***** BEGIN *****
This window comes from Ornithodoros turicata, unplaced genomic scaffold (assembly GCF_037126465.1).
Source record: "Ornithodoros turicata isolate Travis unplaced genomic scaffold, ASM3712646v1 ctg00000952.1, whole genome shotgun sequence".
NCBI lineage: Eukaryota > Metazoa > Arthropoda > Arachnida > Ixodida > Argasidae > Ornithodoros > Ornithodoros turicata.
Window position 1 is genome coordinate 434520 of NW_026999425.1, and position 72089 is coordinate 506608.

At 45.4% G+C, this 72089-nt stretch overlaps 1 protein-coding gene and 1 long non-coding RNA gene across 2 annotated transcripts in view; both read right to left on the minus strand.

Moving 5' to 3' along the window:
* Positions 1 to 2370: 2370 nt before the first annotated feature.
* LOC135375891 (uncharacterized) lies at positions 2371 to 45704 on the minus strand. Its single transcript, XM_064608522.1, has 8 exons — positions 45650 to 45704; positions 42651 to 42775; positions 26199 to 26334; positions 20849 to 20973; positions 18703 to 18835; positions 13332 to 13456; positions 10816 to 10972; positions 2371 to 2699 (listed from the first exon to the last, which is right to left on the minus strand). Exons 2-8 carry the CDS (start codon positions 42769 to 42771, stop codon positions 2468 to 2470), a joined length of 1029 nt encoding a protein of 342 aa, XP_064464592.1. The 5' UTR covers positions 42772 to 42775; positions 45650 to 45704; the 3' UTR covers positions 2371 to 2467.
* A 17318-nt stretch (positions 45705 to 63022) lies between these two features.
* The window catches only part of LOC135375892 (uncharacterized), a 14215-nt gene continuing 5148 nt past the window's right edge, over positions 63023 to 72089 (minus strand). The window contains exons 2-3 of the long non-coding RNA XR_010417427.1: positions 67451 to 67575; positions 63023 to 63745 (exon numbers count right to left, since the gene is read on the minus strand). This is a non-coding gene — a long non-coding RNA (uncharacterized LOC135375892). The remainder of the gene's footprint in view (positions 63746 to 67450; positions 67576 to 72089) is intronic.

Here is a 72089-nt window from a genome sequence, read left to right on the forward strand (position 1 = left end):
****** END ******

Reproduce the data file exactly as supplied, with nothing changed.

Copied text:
This window comes from Ornithodoros turicata, unplaced genomic scaffold (assembly GCF_037126465.1).
Source record: "Ornithodoros turicata isolate Travis unplaced genomic scaffold, ASM3712646v1 ctg00000952.1, whole genome shotgun sequence".
NCBI lineage: Eukaryota > Metazoa > Arthropoda > Arachnida > Ixodida > Argasidae > Ornithodoros > Ornithodoros turicata.
Window position 1 is genome coordinate 434520 of NW_026999425.1, and position 72089 is coordinate 506608.

At 45.4% G+C, this 72089-nt stretch overlaps 1 protein-coding gene and 1 long non-coding RNA gene across 2 annotated transcripts in view; both read right to left on the minus strand.

Moving 5' to 3' along the window:
* Positions 1 to 2370: 2370 nt before the first annotated feature.
* LOC135375891 (uncharacterized) lies at positions 2371 to 45704 on the minus strand. Its single transcript, XM_064608522.1, has 8 exons — positions 45650 to 45704; positions 42651 to 42775; positions 26199 to 26334; positions 20849 to 20973; positions 18703 to 18835; positions 13332 to 13456; positions 10816 to 10972; positions 2371 to 2699 (listed from the first exon to the last, which is right to left on the minus strand). Exons 2-8 carry the CDS (start codon positions 42769 to 42771, stop codon positions 2468 to 2470), a joined length of 1029 nt encoding a protein of 342 aa, XP_064464592.1. The 5' UTR covers positions 42772 to 42775; positions 45650 to 45704; the 3' UTR covers positions 2371 to 2467.
* A 17318-nt stretch (positions 45705 to 63022) lies between these two features.
* The window catches only part of LOC135375892 (uncharacterized), a 14215-nt gene continuing 5148 nt past the window's right edge, over positions 63023 to 72089 (minus strand). The window contains exons 2-3 of the long non-coding RNA XR_010417427.1: positions 67451 to 67575; positions 63023 to 63745 (exon numbers count right to left, since the gene is read on the minus strand). This is a non-coding gene — a long non-coding RNA (uncharacterized LOC135375892). The remainder of the gene's footprint in view (positions 63746 to 67450; positions 67576 to 72089) is intronic.

Here is a 72089-nt window from a genome sequence, read left to right on the forward strand (position 1 = left end):